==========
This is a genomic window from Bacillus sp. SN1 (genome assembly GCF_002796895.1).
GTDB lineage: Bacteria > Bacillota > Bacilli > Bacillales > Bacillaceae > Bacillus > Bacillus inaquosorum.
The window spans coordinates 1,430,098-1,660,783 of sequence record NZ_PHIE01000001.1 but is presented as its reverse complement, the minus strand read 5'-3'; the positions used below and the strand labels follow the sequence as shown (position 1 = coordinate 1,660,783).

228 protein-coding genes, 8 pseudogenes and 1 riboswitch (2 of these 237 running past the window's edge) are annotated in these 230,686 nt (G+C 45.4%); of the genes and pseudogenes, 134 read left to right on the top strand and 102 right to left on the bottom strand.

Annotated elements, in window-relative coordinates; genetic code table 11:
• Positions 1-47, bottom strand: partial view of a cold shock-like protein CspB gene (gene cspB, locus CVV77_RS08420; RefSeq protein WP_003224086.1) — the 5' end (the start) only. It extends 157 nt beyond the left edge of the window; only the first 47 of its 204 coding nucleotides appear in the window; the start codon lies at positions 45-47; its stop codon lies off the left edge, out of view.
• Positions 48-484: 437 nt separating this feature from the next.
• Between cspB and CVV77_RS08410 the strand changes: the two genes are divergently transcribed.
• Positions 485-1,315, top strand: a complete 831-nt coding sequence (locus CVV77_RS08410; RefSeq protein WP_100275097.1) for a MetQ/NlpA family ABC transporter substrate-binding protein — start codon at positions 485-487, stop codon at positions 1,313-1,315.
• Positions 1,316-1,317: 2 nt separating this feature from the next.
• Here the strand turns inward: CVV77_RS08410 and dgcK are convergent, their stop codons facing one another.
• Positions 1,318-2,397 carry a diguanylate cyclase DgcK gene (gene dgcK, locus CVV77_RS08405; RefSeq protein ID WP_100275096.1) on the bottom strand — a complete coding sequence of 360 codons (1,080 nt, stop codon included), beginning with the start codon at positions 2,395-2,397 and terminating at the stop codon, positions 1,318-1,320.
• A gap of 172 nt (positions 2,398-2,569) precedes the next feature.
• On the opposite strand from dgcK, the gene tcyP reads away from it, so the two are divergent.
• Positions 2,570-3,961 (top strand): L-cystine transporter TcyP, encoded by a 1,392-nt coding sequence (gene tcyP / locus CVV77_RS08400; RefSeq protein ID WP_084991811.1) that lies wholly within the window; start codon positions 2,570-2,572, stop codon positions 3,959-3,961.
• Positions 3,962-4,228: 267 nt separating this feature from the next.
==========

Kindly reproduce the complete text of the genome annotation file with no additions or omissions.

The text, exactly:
This is a genomic window from Bacillus sp. SN1 (genome assembly GCF_002796895.1).
GTDB lineage: Bacteria > Bacillota > Bacilli > Bacillales > Bacillaceae > Bacillus > Bacillus inaquosorum.
The window spans coordinates 1,430,098-1,660,783 of sequence record NZ_PHIE01000001.1 but is presented as its reverse complement, the minus strand read 5'-3'; the positions used below and the strand labels follow the sequence as shown (position 1 = coordinate 1,660,783).

228 protein-coding genes, 8 pseudogenes and 1 riboswitch (2 of these 237 running past the window's edge) are annotated in these 230,686 nt (G+C 45.4%); of the genes and pseudogenes, 134 read left to right on the top strand and 102 right to left on the bottom strand.

Annotated elements, in window-relative coordinates; genetic code table 11:
• Positions 1-47, bottom strand: partial view of a cold shock-like protein CspB gene (gene cspB, locus CVV77_RS08420; RefSeq protein WP_003224086.1) — the 5' end (the start) only. It extends 157 nt beyond the left edge of the window; only the first 47 of its 204 coding nucleotides appear in the window; the start codon lies at positions 45-47; its stop codon lies off the left edge, out of view.
• Positions 48-484: 437 nt separating this feature from the next.
• Between cspB and CVV77_RS08410 the strand changes: the two genes are divergently transcribed.
• Positions 485-1,315, top strand: a complete 831-nt coding sequence (locus CVV77_RS08410; RefSeq protein WP_100275097.1) for a MetQ/NlpA family ABC transporter substrate-binding protein — start codon at positions 485-487, stop codon at positions 1,313-1,315.
• Positions 1,316-1,317: 2 nt separating this feature from the next.
• Here the strand turns inward: CVV77_RS08410 and dgcK are convergent, their stop codons facing one another.
• Positions 1,318-2,397 carry a diguanylate cyclase DgcK gene (gene dgcK, locus CVV77_RS08405; RefSeq protein ID WP_100275096.1) on the bottom strand — a complete coding sequence of 360 codons (1,080 nt, stop codon included), beginning with the start codon at positions 2,395-2,397 and terminating at the stop codon, positions 1,318-1,320.
• A gap of 172 nt (positions 2,398-2,569) precedes the next feature.
• On the opposite strand from dgcK, the gene tcyP reads away from it, so the two are divergent.
• Positions 2,570-3,961 (top strand): L-cystine transporter TcyP, encoded by a 1,392-nt coding sequence (gene tcyP / locus CVV77_RS08400; RefSeq protein ID WP_084991811.1) that lies wholly within the window; start codon positions 2,570-2,572, stop codon positions 3,959-3,961.
• Positions 3,962-4,228: 267 nt separating this feature from the next.